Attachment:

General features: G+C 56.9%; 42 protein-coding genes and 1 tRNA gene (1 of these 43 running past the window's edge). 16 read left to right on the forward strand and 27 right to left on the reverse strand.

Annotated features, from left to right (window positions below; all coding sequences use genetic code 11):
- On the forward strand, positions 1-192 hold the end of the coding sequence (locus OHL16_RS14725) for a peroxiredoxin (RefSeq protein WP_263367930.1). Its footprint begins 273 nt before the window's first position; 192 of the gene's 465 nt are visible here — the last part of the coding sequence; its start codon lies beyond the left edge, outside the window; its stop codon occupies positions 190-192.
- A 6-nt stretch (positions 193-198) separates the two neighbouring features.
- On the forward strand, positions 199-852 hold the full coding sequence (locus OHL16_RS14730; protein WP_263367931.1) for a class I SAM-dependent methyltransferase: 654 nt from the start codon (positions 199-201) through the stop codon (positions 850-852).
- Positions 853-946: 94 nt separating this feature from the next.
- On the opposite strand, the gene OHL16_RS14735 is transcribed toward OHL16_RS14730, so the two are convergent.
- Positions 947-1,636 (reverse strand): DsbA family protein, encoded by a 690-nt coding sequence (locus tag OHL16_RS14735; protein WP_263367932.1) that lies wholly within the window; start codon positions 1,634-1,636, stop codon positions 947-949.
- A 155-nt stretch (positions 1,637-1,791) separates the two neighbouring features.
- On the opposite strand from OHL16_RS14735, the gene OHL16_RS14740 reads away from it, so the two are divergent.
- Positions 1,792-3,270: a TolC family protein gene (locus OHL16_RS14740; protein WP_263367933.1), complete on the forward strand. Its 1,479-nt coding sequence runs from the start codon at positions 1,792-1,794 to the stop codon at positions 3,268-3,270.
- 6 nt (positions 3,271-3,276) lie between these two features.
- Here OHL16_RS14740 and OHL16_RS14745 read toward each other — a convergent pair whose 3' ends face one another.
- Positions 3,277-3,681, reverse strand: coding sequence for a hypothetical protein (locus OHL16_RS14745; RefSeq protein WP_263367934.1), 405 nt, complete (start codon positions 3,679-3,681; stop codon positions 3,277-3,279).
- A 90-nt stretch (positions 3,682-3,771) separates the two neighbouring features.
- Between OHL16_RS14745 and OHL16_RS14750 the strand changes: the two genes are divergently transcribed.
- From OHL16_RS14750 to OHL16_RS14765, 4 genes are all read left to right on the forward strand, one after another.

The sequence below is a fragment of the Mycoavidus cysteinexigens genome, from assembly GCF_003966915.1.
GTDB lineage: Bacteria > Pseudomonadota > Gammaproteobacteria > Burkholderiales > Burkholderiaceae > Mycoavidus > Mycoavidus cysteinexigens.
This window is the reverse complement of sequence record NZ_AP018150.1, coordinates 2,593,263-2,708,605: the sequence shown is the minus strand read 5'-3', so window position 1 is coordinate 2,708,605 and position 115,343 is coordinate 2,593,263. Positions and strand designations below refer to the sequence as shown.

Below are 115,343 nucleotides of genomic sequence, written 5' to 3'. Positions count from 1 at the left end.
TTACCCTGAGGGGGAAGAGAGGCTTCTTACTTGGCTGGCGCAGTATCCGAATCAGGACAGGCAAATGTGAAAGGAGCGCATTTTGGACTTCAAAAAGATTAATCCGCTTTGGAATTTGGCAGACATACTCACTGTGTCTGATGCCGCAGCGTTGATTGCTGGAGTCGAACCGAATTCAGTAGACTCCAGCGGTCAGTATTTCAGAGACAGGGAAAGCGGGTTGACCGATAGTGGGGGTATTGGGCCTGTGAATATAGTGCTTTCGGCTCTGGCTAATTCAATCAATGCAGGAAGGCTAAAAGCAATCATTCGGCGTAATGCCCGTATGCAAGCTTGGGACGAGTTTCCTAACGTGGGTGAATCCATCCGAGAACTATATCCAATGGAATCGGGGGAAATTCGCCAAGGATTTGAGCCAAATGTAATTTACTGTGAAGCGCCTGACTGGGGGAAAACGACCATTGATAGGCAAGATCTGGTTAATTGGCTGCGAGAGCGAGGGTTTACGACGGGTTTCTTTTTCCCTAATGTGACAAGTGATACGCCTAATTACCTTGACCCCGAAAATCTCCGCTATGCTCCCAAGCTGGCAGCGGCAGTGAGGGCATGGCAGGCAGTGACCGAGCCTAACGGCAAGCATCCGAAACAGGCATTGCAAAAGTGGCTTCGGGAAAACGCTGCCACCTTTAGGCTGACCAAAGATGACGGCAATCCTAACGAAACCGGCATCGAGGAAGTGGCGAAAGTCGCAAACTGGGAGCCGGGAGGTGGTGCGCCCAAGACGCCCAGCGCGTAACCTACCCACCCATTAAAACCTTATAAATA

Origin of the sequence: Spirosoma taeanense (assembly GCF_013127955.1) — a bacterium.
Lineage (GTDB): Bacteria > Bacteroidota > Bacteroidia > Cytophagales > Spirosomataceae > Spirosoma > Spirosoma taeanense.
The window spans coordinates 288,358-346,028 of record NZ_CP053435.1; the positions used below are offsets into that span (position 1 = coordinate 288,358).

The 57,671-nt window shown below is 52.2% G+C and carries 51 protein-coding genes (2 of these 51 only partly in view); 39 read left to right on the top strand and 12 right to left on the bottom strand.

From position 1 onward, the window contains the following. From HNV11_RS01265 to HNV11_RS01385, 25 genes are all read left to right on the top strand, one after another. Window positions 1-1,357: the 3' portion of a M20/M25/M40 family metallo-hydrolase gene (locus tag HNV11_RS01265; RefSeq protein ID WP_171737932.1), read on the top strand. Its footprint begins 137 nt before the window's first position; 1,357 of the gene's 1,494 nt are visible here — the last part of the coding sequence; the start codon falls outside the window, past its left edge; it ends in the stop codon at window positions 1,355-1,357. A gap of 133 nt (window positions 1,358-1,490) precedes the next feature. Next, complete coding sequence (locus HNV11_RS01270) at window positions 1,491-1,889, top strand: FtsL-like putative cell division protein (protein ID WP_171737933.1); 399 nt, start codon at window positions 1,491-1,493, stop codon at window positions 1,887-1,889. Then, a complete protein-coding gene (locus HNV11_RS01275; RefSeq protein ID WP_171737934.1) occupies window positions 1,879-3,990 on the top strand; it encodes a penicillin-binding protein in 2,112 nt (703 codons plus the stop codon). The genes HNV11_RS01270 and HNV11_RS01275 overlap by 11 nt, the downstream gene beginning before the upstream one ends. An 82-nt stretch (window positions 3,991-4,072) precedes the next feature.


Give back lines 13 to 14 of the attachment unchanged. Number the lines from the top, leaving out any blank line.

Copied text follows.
- Here OHL16_RS14740 and OHL16_RS14745 read toward each other — a convergent pair whose 3' ends face one another.
- Positions 3,277-3,681, reverse strand: coding sequence for a hypothetical protein (locus OHL16_RS14745; RefSeq protein WP_263367934.1), 405 nt, complete (start codon positions 3,679-3,681; stop codon positions 3,277-3,279).